The pardon corrects this miscarriage of justice; it is a public rebuke of the selective and discriminatory prosecution. Prosecutors take notice and are forewarned for the future.

      • I still see the argument being he’s a jerk. But he’s also a criminal. If you’re going to use very powerful powers to pardon someone, why pick an trolling criminal.

        What injustice was done to D’Souza here? He did the crime, admitted the crime, and was found guilty of it. There was no missing evidence that might provide innocence, there was no items misrepresented or missing or added in at a trial that would sway the decision. Now If someone else was not prosecuted, that’s a different issue. I don’t have the information to why, or why not, someone wasn’t prosecuted. We can take informed guesses at it, and they may be wrong (and the reason not to prosecute may be wrong). Unless you can prove that people were let off or not prosecuted for illegal reasons, it’s all conjecture and assumptions and guesses. That does not excuse a criminal for being prosecuted fairly for the crime that he committed. Which is what was done here.

        • Isaac

          If rarely-enforced laws are enforced stringently against pundits who just HAPPEN to be vocal opponents of the regime currently in power…there’s a problem there.

          Imagine if multiple organizations publicly hostile to a sitting President somehow found themselves “randomly” audited by the IRS. Never happen, right?

  7. I wasn’t in the courtroom, so I have no idea whether the verdict was just or not. I do know that awarding four dollars was gratuitously insulting and cruel, and the jury was irresponsible to not realize it. Losing the lawsuit was bad enough. The de minimus damages seem like mockery.

    Why did not the jury hold the police chief and mayor liable.

    It was their gun, you know.

  8. Isaac

    If Trump is going to pardon Jack Johnson, D’souza, Martha Stewart AND Rod Blogovich as rumored, I THINK (to the best of my knowledge at this point) that he is doing America a service in at least one respect.

    It was Obama who tried to shape the institutions of the federal government (including the DOJ and the IRS) into instruments to secure continued power for a political party. It was Obama who not only blustered against, but actually acted against and threatened reporters he didn’t like. Obama banned press access to the inner workings of the White House. Obama personally meddled in local law enforcement issues that had gone viral. Obama appears to have used the DOJ to shake down private companies in order to fill government coffers. That sort of thing threatens the very future of the nation, and despite a complicit majority in the press, it scares decent people and makes them mistrust the government.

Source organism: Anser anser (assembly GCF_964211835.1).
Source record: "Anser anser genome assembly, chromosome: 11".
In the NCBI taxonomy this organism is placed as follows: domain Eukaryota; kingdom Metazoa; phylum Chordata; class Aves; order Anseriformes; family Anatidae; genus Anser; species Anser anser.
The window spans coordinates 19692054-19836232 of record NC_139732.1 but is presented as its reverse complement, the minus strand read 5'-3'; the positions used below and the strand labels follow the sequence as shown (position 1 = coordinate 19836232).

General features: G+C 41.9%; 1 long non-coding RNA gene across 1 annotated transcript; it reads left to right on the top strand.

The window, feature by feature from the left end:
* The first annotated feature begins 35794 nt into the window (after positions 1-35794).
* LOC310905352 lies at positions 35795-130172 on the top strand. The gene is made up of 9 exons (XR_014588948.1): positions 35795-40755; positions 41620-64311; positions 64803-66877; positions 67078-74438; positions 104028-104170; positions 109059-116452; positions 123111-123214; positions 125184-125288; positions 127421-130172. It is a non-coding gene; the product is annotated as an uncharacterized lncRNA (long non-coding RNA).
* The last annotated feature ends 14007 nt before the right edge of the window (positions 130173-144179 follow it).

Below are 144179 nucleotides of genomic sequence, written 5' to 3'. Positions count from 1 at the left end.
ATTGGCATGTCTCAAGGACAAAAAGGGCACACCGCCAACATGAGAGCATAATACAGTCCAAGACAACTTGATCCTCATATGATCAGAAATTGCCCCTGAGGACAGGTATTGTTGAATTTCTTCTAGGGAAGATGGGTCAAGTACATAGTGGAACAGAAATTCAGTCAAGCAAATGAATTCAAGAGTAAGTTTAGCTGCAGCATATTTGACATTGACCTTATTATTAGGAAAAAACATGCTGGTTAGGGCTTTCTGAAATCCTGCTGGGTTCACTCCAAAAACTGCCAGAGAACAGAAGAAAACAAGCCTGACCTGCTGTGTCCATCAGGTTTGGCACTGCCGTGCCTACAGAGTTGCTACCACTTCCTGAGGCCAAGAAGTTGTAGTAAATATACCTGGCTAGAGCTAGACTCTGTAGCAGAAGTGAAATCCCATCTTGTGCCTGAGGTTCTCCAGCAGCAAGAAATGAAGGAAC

Presidential pardons are one thing, but presidential PROSECUTIONS are another. I’m all for a generous helping of the former if it wipes out any suggestion of the latter. If Trump pardons everyone whose prosecution was even potentially politically motivated, Left or Right, then good for him. He’ll please libertarians, freedom-loving conservatives, and however many principled and genuine liberals are still around.

    • “It was Obama who tried to shape the institutions of the federal government (including the DOJ and the IRS) into instruments to secure continued power for a political party. It was Obama who not only blustered against, but actually acted against and threatened reporters he didn’t like. Obama banned press access to the inner workings of the White House. Obama personally meddled in local law enforcement issues that had gone viral. Obama appears to have used the DOJ to shake down private companies in order to fill government coffers. ”

      Wait, are we talking about Obama or Trump here? 🙂 These are more Trump moves, outside of the last (where it’s more to fill his own, and other wealthy company executives and owners, coffers he is filling)

      I am all for someone who is WRONGLY prosecuted. If the guy was innocent, or was wrongly convicted on bad, insufficient data, then absolutely pardon them. He wasn’t though.

      • Isaac

        No, I was referring to things that President Obama literally and factually did. That you aren’t aware of those facts and associate those types of behaviors MORE with Trump than with Obama, kinda proves my point about a complicit press.